How to get around on a safari in the Odzala-Kokoua National Park

Currently there is only one reliable safari operation taking visitors into Odzala-Kokoua National Park, on set departures of six nights in length. They use charter flights from Brazzaville to Odzala’s only airstrip, Mboko. From January to May 2014 there will be just one set departure operating early on a Thursday morning from Brazzaville airport, which necessitates the previous night to be spent in the city. From May to November, a second trip will start, leaving early on a Sunday morning from Brazzaville.

These trips link up the two camps that have opened here - Ngaga and Lango Camp.

Activities on a Congo safari

In Odzala-Kokoua National Park there are two camps, and each group visiting the area will spend three nights in each. The activities from the camps vary, due largely to the immediate environment and wildlife that surrounds them.

Your first stop will be Ngaga Camp, where the primary activity is tracking the Western lowland gorillas. Each visitor will have two chances to track them, starting in the early morning. Then in the afternoon it is possible to do a shorter rainforest walk, looking at the trees, plants, insects and maybe some of the other primates found here. There is also a lovely and uncontrived village visit on offer too.

The next three nights are spent at Lango Camp where each guest will have the chance to do a bai walk – wading through waist high water to reach the far corners of the bai in front of the camp. Boat trips down the Lekoli River are also a highlight, whilst gave drives offer up the chance to see forest elephant, buffalo and sitatunga.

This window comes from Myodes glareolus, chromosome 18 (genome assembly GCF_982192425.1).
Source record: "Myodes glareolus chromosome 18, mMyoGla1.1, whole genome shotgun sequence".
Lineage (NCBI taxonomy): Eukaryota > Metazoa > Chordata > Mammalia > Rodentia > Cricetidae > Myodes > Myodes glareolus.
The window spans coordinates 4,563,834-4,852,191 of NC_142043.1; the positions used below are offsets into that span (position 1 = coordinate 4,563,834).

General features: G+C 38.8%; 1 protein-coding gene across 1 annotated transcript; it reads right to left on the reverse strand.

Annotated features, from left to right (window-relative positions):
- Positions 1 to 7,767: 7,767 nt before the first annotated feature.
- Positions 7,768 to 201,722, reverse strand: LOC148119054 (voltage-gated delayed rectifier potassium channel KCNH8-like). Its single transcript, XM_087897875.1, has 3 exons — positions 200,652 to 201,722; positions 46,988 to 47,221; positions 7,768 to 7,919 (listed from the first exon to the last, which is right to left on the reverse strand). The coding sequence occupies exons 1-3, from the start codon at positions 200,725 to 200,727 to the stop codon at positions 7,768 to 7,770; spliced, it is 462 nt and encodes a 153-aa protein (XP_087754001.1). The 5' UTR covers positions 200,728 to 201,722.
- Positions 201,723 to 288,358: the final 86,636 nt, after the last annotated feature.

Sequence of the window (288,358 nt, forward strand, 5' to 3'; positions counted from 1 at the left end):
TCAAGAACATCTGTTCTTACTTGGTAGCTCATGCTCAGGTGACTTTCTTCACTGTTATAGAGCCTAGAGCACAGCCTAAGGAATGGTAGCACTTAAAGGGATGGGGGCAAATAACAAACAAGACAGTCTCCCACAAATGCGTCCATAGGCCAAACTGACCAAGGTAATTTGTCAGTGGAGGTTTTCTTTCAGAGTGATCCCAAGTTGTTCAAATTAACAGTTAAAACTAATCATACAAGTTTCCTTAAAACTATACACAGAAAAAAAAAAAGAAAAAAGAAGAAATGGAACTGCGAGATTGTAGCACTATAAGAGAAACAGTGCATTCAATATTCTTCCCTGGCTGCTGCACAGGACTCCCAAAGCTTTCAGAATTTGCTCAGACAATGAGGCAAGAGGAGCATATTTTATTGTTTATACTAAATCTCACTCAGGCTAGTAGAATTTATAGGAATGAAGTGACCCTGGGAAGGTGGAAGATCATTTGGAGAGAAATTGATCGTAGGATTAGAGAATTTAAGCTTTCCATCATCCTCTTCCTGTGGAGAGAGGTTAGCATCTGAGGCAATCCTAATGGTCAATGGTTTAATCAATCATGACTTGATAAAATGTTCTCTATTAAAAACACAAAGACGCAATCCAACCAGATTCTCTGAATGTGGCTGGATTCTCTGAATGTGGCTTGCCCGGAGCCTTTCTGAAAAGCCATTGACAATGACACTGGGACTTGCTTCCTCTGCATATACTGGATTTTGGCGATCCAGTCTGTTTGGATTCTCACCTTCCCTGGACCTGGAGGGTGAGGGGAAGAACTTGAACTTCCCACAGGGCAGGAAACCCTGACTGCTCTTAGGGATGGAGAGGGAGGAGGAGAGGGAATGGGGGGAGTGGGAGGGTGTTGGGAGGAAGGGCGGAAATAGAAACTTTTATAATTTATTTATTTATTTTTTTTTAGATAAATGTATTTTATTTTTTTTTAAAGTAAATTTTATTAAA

Congo in context

The Congo is a phenomenal country – untouched, wild and remote. Those seeking an unusual adventure will love it, but it is not for the faint of heart. There are lots of biting flies at Lango Camp and insects in the rainforest too. None of which cause any harm or pain but the bites are very itchy indeed.

Also the wildlife viewing experience is limited, with few large mammals around and the primates elusive and skittish. The gorillas are a real highlight, and every guest that has been to Ngaga at time of writing has seen them at least once – so this experience does make the whole six days worth while. But its important to note that the gorillas are viewed in thick rainforest, often up in trees and still in the process of being habituated. It is not easy to get clear sightings and photographs. The experience is so untamed though, that having been to Rwanda before where the gorillas are very relaxed and will sit next to you and eat for an hour, we found this much more interesting and exciting. Though arguably having had the chance to be close to the mountain gorillas on a previous occasion in Rwanda, we did take a more relaxed approach.

The Congo is probably best suited to travellers who have been to Africa before, and already experienced areas with high concentrations of wildlife. That said, ultimately this is a place for people who want to enjoy a unique environment and eco-system. Who don’t have high expectations for big game, but do want to see some wildlife whilst also taking in information about the smaller things such as plants and trees. So this could be ideal for someone's first time to Africa also – as long as they know what to expect.